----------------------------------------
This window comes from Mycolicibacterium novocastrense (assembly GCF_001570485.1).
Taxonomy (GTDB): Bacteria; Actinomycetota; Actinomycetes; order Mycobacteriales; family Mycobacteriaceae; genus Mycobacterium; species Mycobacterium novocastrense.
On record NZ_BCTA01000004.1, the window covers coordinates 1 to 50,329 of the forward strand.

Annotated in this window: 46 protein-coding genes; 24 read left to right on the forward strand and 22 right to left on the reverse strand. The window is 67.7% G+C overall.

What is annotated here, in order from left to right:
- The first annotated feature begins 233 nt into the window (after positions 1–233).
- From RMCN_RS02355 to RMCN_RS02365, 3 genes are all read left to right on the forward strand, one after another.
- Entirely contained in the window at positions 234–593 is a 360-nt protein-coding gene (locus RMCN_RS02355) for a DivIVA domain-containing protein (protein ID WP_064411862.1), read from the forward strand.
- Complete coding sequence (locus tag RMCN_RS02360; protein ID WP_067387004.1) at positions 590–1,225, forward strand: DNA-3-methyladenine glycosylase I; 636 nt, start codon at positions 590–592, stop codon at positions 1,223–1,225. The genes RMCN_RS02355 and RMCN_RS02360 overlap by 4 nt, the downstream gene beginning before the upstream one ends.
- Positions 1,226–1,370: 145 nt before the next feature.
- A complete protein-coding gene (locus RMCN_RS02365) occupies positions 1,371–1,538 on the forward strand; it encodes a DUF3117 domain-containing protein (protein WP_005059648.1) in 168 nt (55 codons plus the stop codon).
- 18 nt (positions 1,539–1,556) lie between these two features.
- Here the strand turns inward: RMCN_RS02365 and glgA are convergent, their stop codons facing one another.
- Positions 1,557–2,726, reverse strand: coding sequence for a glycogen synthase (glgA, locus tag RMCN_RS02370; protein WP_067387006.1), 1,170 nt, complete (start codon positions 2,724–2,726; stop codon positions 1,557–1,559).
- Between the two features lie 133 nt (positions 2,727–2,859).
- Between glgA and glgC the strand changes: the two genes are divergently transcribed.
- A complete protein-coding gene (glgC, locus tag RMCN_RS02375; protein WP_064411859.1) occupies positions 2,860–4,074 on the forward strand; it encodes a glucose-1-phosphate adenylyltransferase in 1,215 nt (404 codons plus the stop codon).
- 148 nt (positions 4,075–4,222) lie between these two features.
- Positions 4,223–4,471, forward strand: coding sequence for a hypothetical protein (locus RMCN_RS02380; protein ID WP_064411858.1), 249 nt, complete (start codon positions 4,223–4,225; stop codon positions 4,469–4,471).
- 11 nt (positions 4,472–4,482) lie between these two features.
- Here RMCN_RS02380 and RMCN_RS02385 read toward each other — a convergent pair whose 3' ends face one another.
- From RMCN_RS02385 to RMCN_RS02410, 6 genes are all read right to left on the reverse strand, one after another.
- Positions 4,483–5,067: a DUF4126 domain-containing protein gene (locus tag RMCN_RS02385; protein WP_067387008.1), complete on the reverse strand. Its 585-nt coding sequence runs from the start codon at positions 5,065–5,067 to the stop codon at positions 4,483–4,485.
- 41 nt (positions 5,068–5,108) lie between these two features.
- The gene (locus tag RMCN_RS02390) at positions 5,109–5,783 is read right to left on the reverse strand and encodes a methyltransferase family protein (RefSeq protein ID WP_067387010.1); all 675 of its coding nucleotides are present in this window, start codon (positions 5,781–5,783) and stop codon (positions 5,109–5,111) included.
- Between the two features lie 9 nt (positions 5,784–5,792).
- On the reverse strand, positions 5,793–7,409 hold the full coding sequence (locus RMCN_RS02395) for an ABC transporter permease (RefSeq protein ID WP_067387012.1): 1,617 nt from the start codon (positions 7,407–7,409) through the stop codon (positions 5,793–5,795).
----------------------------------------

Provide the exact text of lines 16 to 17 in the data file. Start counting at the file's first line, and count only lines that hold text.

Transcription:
- Between glgA and glgC the strand changes: the two genes are divergently transcribed.
- A complete protein-coding gene (glgC, locus tag RMCN_RS02375; protein WP_064411859.1) occupies positions 2,860–4,074 on the forward strand; it encodes a glucose-1-phosphate adenylyltransferase in 1,215 nt (404 codons plus the stop codon).